Platform: Nintendo Switch (eShop)
Category: Action & Puzzles
Release Date: 28th of September, 2017 (PAL & NA)
Sparkle 2 is a match-3 puzzle game where you launch orbs into a steadily moving line of marbles. If this concept sounds familiar, you’ve probably played PopCap’s Zuma, which is essentially a clone of a much older game, Puzz Loop. In other words, Sparkle 2 isn’t at all original, but it’s still a decent way to pass time.
Surprisingly, the game has a plot. A voiced cutscene reveals your goal is to locate five keys that unlock something of great value. From there, the game presents you with a full fantasy-based map, showing what your journey’s path will look like. Despite its simplicity, the efforts put into Sparkle 2’s presentation and lore impressed me.
Again, the gameplay is nearly identical to games like Zuma. A line of marbles constantly moves along a predetermined path that leads directly towards a hole. If too many marbles fall in, you lose. Your only defense is your trusty rotating Orb Slinger, a glorified crossbow that you can use to fire your own colored marbles. Match three of the same color to pop the marbles. And once they’re all gone, you clear the level. What makes each level unique is the path the marbles travel through. Sometimes there are even multiple paths to keep track of, substantially increasing difficulty. In addition, as you progress, the marbles get faster, increasing the pressure. Since you can complete levels within minutes, you’ll be cruising through the map in no time.
It’s a formula that works, but the controls and aiming leave something to be desired. I found using the touch-screen to be the most convenient control scheme. I need only tap the screen and my orb will automatically fling there. The analog stick and buttons are unfortunately not as precise. I’ve had issues where I launched my orb, and instead of achieving that match-3, it ended up landing between two differently colored orbs – a counterproductive move. If you hold the shoot button down, a line indicating where the ball’s trajectory appears to assist your aim. However, it’s a case of too little, too late, since speed is a crucial part of success. In this case, it’s much faster to simply use the touch screen.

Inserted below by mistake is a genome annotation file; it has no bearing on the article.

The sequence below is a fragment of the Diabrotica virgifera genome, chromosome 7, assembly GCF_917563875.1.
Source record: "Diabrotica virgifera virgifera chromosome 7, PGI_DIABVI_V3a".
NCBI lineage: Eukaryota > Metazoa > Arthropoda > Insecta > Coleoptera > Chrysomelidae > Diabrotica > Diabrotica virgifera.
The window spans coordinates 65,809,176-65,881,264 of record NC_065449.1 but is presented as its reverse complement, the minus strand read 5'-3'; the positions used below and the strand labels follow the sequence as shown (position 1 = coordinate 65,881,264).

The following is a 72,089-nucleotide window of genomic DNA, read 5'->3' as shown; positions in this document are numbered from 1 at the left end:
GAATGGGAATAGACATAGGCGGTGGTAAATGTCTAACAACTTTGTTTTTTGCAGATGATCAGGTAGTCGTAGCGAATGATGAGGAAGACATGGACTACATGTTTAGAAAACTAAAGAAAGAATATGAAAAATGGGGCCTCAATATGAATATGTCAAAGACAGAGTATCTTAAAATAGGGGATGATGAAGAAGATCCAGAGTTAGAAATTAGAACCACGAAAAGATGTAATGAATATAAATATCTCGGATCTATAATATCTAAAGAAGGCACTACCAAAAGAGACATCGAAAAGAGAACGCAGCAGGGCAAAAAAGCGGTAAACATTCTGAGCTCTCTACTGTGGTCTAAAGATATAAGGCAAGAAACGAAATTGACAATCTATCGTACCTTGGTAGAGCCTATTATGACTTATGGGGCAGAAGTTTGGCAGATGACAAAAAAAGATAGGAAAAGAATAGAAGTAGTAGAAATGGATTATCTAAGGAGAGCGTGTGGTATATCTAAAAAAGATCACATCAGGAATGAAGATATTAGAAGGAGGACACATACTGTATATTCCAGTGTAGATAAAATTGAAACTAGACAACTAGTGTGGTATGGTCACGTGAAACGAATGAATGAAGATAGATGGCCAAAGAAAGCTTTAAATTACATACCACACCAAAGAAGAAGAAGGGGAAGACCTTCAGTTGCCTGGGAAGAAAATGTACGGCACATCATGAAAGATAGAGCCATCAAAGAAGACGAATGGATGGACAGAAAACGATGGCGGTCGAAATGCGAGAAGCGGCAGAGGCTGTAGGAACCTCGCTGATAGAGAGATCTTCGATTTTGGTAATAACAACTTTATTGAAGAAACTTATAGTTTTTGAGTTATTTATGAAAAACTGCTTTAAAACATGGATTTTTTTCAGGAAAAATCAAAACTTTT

Otherwise, the game is straightforward. A power-up system gives gameplay some depth. If you chain consecutive matches, helpful power-ups appear, such as a paintball that splashes a large group of marbles the same color and a wild orb that can be treated as any color. Utilizing the power-ups was the most entertaining part of the experience for a number of reasons. One, there’s the obvious thrill of exploding large groups of marbles. But it’s also satisfying to see how long you can extend the chain of matches, which the game keeps track of with a handy on-screen multiplier. In addition, you can equip passive upgrades as you complete levels. For instance, you can launch your orbs faster or occasionally get free wild orbs. Sparkle 2 does a good job of motivating you by always dangling the next reward in front of you.
Overall, you’ll have to adore the genre to keep that motivation up. There is quite a bit of content between the different modes, but it’s very repetitive. There are over 90 levels, and after the first 30 or so, the levels start repeating. While they get harder over time, introducing new colors or speeding up the marble line, the gameplay remains static throughout the entire story. You can shake it up by trying out the other modes, Challenge and Survival. The former merely asks you to beat each level in incrementally rising difficulty settings, and the latter is an endless mode. I appreciate a mode that tests your endurance, but I was highly disappointed that progress is only indicated by a vague star ranking as opposed to a solid time or point value. In fact, there are no scores in the game at all, which I feel could have increased replay value.
The presentation is fairly good for a puzzle game. The fantasy backgrounds and overworld map look nice. Even the marbles live up to the game’s title and sparkle vibrantly. A colorblind mode adds designs to the marbles, which makes them look even better, regardless of whether you need the setting on. And I was a fan of the orchestral whimsy fantasy music that sounds like something from the Harry Potter films. There was clearly extra effort put in to create an intriguing world to set this experience apart from its competitors.
Sparkle 2 may be a repetitive and unoriginal title, but it serves its purpose as an easily accessible match-3 puzzle game on the Nintendo Switch. I liked the presentation, but the gameplay grew tedious over time. Between the repeating levels and mediocre additional modes, it only takes a few hours to see everything this game has to offer. Sparkle 2 won’t make any lasting impressions, but it’s worth a try for fans of the genre.
THE VERDICT: 7/10
*Review Key Provided by 10tons